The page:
Why have the Tories not enjoyed a wartime boost? My guess is that domestic factors still determine party loyalties, and these have been put on hold. Without the war, we would have heard more about partygate (which definitely hurt the Tories), inflation (which might have hurt them) and the post-Covid drift back towards normal life (which would have helped them ). Which of those forces would have been most powerful? We can’t tell. Maybe we shall one day; but not yet.

Abroad, Joe Biden has gained a tiny boost. According to the 538 website, which aggregates the vast range of polls conducted in the US, his net approval rating, which had slumped to its lowest figures of the presidency, minus 13, on the eve of the war, has recovered slightly to minus 9.

In Germany, there has been no perceptible movement in party loyalties: the latest polling figures are close to the result of the Federal election six months ago.

Intriguingly, the one big democracy that has seen a significant shift is the one where it matters most: France. Emmanuel Macron, who faces voters next month, has received a pre-election boost at just the right time. His support has jump from 25 to 30% when voters are asked who they would support in the first round of the presidential elections. Assuming he faces Marine Le Pen in the second round, as he did five years ago, his lead has doubled from ten points (55-45%) to twenty (60-40). (He would defeat any other second-round rival even more convincingly.)

Third observation: France apart, today’s polls tell us little about the impact of the war on the prospects for today’s leaders. Chamberlain’s downfall, months after basking in his reputation as a popular national leader, is merely the most dramatic example of a fall from grace. According to MORI In the 2003 Iraq war, Tony Blair’s rating recovered from minus 30 to plus two during the war and its immediate aftermath – only to drop back to minus 35 five months later when weapons of mass destruction failed to materialise.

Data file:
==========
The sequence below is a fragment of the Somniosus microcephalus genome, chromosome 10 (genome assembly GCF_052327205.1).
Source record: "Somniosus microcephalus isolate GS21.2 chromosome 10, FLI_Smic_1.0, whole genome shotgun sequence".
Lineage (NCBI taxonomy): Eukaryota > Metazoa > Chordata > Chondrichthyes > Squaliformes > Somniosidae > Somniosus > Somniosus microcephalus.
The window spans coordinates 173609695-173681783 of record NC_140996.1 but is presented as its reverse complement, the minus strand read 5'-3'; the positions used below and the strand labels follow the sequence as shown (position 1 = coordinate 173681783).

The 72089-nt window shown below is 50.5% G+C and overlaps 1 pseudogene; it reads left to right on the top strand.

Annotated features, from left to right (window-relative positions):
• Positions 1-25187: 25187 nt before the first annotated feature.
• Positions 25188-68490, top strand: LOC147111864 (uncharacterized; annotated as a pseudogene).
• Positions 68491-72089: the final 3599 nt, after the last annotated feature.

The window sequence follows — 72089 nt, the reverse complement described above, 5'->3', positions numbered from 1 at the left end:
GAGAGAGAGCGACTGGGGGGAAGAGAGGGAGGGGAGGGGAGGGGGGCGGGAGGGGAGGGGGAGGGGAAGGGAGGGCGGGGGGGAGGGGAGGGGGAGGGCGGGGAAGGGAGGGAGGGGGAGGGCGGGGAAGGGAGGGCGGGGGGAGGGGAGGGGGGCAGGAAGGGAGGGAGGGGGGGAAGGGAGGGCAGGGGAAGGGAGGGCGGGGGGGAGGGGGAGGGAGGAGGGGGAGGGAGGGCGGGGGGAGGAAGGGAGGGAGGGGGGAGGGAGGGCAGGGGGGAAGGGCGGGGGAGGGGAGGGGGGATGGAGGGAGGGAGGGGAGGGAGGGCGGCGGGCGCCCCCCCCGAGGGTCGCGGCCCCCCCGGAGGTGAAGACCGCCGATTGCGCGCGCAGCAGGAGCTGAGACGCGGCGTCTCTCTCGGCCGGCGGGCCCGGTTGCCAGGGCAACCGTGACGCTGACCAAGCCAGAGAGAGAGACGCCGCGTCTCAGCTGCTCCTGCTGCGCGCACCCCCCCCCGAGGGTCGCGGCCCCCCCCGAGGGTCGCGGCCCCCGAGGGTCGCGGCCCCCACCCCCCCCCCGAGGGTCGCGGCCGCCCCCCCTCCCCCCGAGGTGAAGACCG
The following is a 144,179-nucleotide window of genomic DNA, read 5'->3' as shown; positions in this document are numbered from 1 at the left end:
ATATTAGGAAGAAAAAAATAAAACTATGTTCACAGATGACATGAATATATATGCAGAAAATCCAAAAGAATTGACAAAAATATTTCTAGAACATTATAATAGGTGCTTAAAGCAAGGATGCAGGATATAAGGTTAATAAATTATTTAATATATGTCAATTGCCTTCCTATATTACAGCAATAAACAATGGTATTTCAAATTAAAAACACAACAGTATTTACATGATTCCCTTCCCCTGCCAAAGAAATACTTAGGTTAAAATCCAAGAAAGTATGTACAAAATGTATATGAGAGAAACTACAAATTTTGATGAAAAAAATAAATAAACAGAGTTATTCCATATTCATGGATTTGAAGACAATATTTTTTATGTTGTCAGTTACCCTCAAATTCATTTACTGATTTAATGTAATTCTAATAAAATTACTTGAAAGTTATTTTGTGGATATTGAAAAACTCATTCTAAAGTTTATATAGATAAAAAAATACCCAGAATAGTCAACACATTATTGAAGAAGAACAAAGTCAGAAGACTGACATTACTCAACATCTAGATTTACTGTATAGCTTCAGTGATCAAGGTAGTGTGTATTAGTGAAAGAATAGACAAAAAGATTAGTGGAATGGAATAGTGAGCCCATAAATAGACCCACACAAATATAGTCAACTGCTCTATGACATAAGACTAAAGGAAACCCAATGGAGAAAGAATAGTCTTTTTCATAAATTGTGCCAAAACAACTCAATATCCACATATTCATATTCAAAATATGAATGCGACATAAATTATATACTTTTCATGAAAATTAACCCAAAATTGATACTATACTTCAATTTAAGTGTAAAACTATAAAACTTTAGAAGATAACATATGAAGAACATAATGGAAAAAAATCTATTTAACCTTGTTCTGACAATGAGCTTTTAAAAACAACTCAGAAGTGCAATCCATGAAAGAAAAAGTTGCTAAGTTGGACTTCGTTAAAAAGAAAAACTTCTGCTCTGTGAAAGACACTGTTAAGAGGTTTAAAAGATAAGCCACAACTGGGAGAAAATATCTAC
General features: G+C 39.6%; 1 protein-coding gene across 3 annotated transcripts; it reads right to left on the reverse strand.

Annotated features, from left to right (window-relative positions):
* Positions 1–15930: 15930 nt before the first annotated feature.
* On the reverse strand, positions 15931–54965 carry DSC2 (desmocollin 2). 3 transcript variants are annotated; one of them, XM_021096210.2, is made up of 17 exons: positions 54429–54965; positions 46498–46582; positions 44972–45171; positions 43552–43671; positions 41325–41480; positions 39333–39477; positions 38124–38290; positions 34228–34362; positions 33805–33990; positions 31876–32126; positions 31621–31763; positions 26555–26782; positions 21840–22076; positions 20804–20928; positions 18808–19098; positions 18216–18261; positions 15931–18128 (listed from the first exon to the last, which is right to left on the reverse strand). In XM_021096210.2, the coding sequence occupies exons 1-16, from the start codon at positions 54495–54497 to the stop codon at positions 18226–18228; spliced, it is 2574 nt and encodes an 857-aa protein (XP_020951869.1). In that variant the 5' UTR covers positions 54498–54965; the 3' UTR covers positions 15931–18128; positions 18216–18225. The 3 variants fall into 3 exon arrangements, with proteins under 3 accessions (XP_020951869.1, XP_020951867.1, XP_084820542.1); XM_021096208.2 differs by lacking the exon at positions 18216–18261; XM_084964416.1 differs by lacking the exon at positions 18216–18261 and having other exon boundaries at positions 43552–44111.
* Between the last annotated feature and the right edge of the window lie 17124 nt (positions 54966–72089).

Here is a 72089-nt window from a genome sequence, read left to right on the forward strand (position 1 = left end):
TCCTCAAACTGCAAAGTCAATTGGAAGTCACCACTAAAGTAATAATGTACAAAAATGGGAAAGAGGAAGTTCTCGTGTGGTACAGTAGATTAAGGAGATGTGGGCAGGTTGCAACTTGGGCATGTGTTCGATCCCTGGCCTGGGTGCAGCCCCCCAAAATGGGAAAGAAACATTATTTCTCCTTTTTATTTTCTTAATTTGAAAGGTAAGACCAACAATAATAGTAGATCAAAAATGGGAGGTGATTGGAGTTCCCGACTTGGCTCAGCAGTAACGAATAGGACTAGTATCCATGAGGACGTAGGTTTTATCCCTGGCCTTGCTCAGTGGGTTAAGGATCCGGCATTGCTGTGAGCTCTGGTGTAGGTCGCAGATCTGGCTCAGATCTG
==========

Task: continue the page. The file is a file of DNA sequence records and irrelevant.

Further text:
What about the “Falklands factor”, which rescued Margaret Thatcher’s premiership, and which some have cited as possible precedent for Johnson’s fortunes? True, MORI found that Thatcher’s rating jumped from minus 21 before the war to plus 23 following the Argentinian surrender. But a closer look at the polls during the conflict tell us something significant. The reputation of Thatcher and her government rose significantly only after the first British victory, the recapture of South Georgia, three weeks into the war. The polls told a story less of wartime unity than of British military triumph – just as the collapse of Chamberlain’s standing in May 1940 followed the failure of British forces in Norway.

So forget the Falklands Factor: the long-term consequences of the Ukraine war (including on prices and living standards here in Britain) have yet to play out. And in any event, unlike the Falklands, it is not being fought by British troops.

Instead, we should remind ourselves of the permanent truth about polls. They provide interesting, and sometimes useful, snapshots of the immediate past. They can tell us whether, at a moment of crisis, our leaders are broadly in tune with public opinion or dangerously at odds with it. They contribute to the vital dialogue between voters and politicians.

But at times like this, polls tell us nothing about what people will think six months or a year from now.

This blog was first published by Prospect